Pope Francis, we are told, is presiding over pure chaos. Schism anon, because he intends to permit divorce. divorced and remarried Catholics to receive communion. Same-sex marriages, or at least blessings of civil ceremonies, or tacit approval of some unacceptable sort for same-sex relationships will be another fruit of the Synod. All the while, there will be a bunch of sloppy cloppy platitudinal relatios that either are meaningless in terms of content or loaded with ambiguity.

I call bullshit. And here’s why.

His Holiness, Pope Emeritus Benedict XVI (ya know, the guy with all the memes currently trending on Facebook with the “clear teachings” on the family) is present at the Synod, at least figuratively.

A pope can’t be blamed for dying. Every pope has died. Every pope will die, until the end of time. But Pope Benedict didn’t die and, (Deo gratias) hasn’t died. No, he chose to renounce the chair.

And let’s not indulge any of those utterly absurd claims that he was somehow coerced to do it. Double triple quadruple infinity bullshit. Benedict told us that he was not coerced. Are you calling God’s Rottweiler, the one and only der panzerkardinal, a LIAR??? You’re actually going to accuse Joseph Ratzinger of committing a potentially supreme violation of conscience?

No? Good. So let’s roll that steaming nugget away, OKAY?

We know that Benedict prayed and received assurance that a decision to abdicate would not harm the Church, but perhaps even strengthen it. It would be utter bullshit to argue that His Holiness did otherwise, or that he neglected his sacred obligations, or intended to cause evil or harm.

Pope Francis, however enigmatic, has given no cause to be branded a heretic or enemy of the Church. And moreover, by all appearances the other bishop in white is serene. This moment in the Church is secondary to his will. He acted. From that we should all draw immense comfort. He continues to shepherd us, pray for us, and walk with God.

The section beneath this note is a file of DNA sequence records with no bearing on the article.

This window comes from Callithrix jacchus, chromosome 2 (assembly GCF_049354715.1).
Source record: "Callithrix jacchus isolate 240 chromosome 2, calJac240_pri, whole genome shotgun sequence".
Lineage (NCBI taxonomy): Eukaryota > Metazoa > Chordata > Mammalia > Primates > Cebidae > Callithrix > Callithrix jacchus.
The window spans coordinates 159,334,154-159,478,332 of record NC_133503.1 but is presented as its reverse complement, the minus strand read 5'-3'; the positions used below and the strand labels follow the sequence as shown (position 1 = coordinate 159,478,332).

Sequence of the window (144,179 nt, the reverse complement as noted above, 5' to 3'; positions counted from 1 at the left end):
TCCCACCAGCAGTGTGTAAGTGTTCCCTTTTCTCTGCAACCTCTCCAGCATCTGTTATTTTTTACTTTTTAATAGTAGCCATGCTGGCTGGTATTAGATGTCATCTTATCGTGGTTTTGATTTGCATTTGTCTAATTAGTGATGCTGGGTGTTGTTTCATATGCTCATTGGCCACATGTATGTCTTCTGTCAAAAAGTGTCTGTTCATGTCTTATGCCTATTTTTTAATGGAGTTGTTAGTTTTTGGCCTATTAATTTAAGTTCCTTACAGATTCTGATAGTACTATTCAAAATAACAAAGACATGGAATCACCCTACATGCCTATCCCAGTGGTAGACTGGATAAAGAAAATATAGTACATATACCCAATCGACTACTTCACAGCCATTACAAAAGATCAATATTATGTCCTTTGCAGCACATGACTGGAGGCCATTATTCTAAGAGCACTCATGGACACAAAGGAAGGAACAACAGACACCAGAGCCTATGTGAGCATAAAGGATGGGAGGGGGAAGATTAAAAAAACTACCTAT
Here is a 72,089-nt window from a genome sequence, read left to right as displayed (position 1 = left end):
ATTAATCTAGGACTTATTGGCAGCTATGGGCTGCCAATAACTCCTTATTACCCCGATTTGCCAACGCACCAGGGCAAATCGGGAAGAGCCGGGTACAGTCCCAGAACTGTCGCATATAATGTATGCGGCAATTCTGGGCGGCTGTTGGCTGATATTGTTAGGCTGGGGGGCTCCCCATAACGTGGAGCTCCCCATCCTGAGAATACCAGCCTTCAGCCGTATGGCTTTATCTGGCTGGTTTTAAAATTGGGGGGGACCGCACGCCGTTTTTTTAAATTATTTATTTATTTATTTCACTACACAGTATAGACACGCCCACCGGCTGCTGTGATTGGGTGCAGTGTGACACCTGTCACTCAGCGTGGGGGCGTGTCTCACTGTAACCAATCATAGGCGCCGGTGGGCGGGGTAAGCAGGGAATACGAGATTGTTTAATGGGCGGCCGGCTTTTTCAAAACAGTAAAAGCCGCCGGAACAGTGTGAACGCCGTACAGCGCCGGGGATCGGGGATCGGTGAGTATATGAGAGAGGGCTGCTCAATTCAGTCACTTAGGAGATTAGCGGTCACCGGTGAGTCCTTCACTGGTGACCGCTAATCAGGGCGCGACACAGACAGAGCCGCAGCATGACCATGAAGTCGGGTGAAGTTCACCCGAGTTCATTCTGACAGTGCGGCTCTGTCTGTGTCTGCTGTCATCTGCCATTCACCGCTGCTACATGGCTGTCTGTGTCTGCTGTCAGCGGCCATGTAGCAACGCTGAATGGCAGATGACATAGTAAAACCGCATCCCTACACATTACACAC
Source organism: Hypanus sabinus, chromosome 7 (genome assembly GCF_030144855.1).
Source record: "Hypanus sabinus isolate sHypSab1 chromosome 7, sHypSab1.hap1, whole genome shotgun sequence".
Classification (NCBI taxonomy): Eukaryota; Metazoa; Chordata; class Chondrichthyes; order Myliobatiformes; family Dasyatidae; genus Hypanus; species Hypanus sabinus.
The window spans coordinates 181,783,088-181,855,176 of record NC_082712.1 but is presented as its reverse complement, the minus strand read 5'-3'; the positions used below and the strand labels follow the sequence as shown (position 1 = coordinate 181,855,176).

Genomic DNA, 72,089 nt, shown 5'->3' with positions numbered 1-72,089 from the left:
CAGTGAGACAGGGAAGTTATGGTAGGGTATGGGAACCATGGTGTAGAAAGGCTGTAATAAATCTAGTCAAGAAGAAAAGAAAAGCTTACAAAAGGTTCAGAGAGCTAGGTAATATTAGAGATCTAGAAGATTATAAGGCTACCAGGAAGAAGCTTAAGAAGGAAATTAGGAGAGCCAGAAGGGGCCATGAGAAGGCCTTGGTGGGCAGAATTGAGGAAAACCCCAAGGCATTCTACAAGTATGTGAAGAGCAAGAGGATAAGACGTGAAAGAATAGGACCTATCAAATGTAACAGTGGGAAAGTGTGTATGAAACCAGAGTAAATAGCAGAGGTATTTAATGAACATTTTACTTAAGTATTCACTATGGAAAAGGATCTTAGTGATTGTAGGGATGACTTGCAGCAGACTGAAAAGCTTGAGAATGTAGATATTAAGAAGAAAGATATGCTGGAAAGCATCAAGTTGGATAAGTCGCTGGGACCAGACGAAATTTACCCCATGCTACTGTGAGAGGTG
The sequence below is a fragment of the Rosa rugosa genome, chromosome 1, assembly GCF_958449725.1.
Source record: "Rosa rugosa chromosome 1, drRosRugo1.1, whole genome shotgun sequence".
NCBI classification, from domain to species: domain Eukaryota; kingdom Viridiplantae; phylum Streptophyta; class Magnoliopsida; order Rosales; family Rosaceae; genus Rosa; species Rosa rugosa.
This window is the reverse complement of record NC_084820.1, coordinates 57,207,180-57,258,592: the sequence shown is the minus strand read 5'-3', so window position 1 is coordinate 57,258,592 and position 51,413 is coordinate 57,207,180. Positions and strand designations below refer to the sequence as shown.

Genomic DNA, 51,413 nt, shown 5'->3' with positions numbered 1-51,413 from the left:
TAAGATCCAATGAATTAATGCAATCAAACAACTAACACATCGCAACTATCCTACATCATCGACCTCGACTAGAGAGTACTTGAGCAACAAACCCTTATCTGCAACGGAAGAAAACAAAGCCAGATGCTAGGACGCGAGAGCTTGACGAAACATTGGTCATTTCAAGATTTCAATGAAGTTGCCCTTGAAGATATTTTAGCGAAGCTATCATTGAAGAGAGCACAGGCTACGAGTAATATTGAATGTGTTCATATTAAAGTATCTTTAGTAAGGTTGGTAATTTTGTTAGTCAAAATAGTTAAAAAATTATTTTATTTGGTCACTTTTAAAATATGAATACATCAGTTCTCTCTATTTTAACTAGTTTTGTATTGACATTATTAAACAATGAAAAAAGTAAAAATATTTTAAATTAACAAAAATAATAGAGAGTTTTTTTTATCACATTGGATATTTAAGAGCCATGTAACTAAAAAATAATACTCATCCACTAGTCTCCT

FrancisBeat: Cuba hoy, mañana Estados Unidos!

Vatican Radio

Vatican Radio

On Sunday 20 September the Holy Father, in connection with his apostolic journey to the island nation of Cuba, met with Fidel Castro and his brother Raul who is the current leader of the government there. He also celebrated mass publicly at Revolution Plaza in Havana.

From there, Pope Francis travels to the United States, where his public events will include the following schedule:

Tuesday, 22 September 2015

16:00 – Arrival at the Andrews Air Force Base in Washington, D.C. / Official welcoming ceremony at the Andrews Air Force Base in Washington, D.C.

Wednesday, 23 September 2015

9:15 – Welcoming ceremony at the South Lawn of the White House / Courtesy Visit to the President of the United States of America

11:30 – Meeting with the Bishops of the United States of America at St Matthew’s Cathedral in Washington, D.C.

16:15 – Holy Mass and Canonization of Blessed Fr. Junipero Serra at the National Shrine of the Immaculate Conception in Washington, D.C. [I’m still chafing about this one]

Thursday, 24 September 2015

9:20 – Visit to the Congress of the United States of America

11:15 – Visit to the Charitable Center of St. Patrick Parish and meeting with the homeless in Washington, D.C.

18:45 – Vespers with the Clergy, Men and Women Religious at St Patrick’s Cathedral in New York

Friday, 25 September 2015

8:30 – Visit to the Headquarters of the United Nations

11:30 – Interreligious encounter at the Ground Zero memorial in New York

16:00 – Visit to “Our Lady, Queen of the Angels” School and meeting with children and families of migrants in New York (Harlem)

18:00 – Holy Mass at the Madison Square Garden in New York

Saturday, 26 September 2015

10:30 – Holy Mass with the Bishops, Clergy, Men and Women Religious of Pennsylvania gathered at the Cathedral of Sts Peter and Paul in Philadelphia